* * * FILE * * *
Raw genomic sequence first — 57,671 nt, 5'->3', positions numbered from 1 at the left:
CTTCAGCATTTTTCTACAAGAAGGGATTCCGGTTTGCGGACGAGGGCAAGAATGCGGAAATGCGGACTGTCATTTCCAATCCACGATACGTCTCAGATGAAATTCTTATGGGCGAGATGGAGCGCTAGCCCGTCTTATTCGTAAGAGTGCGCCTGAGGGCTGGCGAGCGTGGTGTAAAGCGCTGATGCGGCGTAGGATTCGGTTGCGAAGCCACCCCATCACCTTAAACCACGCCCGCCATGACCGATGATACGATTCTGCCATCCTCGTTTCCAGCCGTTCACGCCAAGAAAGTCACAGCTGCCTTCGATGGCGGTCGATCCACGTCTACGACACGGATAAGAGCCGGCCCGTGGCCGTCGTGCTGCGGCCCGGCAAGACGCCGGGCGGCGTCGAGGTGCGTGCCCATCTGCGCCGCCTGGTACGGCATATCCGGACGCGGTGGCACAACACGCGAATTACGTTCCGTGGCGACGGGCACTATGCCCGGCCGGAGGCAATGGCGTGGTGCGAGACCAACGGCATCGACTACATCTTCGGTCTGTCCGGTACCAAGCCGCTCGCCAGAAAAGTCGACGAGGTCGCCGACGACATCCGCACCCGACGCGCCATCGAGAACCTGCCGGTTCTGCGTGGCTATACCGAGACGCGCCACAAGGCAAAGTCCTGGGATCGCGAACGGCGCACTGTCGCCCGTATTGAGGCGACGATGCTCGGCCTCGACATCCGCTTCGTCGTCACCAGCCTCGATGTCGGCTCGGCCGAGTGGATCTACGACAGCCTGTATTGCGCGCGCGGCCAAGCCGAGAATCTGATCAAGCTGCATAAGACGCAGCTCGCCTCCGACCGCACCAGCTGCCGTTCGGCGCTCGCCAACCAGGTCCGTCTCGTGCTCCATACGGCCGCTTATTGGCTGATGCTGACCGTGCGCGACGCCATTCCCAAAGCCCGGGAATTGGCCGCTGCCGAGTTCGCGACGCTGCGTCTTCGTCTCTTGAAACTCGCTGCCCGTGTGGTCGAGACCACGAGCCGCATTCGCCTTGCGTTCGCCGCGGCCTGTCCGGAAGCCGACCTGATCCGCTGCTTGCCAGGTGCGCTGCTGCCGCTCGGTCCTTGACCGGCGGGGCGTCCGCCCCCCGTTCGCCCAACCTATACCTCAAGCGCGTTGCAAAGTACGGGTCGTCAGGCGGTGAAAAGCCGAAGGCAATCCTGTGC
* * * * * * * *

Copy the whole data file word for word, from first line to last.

Raw genomic sequence first — 57,671 nt, 5'->3', positions numbered from 1 at the left:
CTTCAGCATTTTTCTACAAGAAGGGATTCCGGTTTGCGGACGAGGGCAAGAATGCGGAAATGCGGACTGTCATTTCCAATCCACGATACGTCTCAGATGAAATTCTTATGGGCGAGATGGAGCGCTAGCCCGTCTTATTCGTAAGAGTGCGCCTGAGGGCTGGCGAGCGTGGTGTAAAGCGCTGATGCGGCGTAGGATTCGGTTGCGAAGCCACCCCATCACCTTAAACCACGCCCGCCATGACCGATGATACGATTCTGCCATCCTCGTTTCCAGCCGTTCACGCCAAGAAAGTCACAGCTGCCTTCGATGGCGGTCGATCCACGTCTACGACACGGATAAGAGCCGGCCCGTGGCCGTCGTGCTGCGGCCCGGCAAGACGCCGGGCGGCGTCGAGGTGCGTGCCCATCTGCGCCGCCTGGTACGGCATATCCGGACGCGGTGGCACAACACGCGAATTACGTTCCGTGGCGACGGGCACTATGCCCGGCCGGAGGCAATGGCGTGGTGCGAGACCAACGGCATCGACTACATCTTCGGTCTGTCCGGTACCAAGCCGCTCGCCAGAAAAGTCGACGAGGTCGCCGACGACATCCGCACCCGACGCGCCATCGAGAACCTGCCGGTTCTGCGTGGCTATACCGAGACGCGCCACAAGGCAAAGTCCTGGGATCGCGAACGGCGCACTGTCGCCCGTATTGAGGCGACGATGCTCGGCCTCGACATCCGCTTCGTCGTCACCAGCCTCGATGTCGGCTCGGCCGAGTGGATCTACGACAGCCTGTATTGCGCGCGCGGCCAAGCCGAGAATCTGATCAAGCTGCATAAGACGCAGCTCGCCTCCGACCGCACCAGCTGCCGTTCGGCGCTCGCCAACCAGGTCCGTCTCGTGCTCCATACGGCCGCTTATTGGCTGATGCTGACCGTGCGCGACGCCATTCCCAAAGCCCGGGAATTGGCCGCTGCCGAGTTCGCGACGCTGCGTCTTCGTCTCTTGAAACTCGCTGCCCGTGTGGTCGAGACCACGAGCCGCATTCGCCTTGCGTTCGCCGCGGCCTGTCCGGAAGCCGACCTGATCCGCTGCTTGCCAGGTGCGCTGCTGCCGCTCGGTCCTTGACCGGCGGGGCGTCCGCCCCCCGTTCGCCCAACCTATACCTCAAGCGCGTTGCAAAGTACGGGTCGTCAGGCGGTGAAAAGCCGAAGGCAATCCTGTGC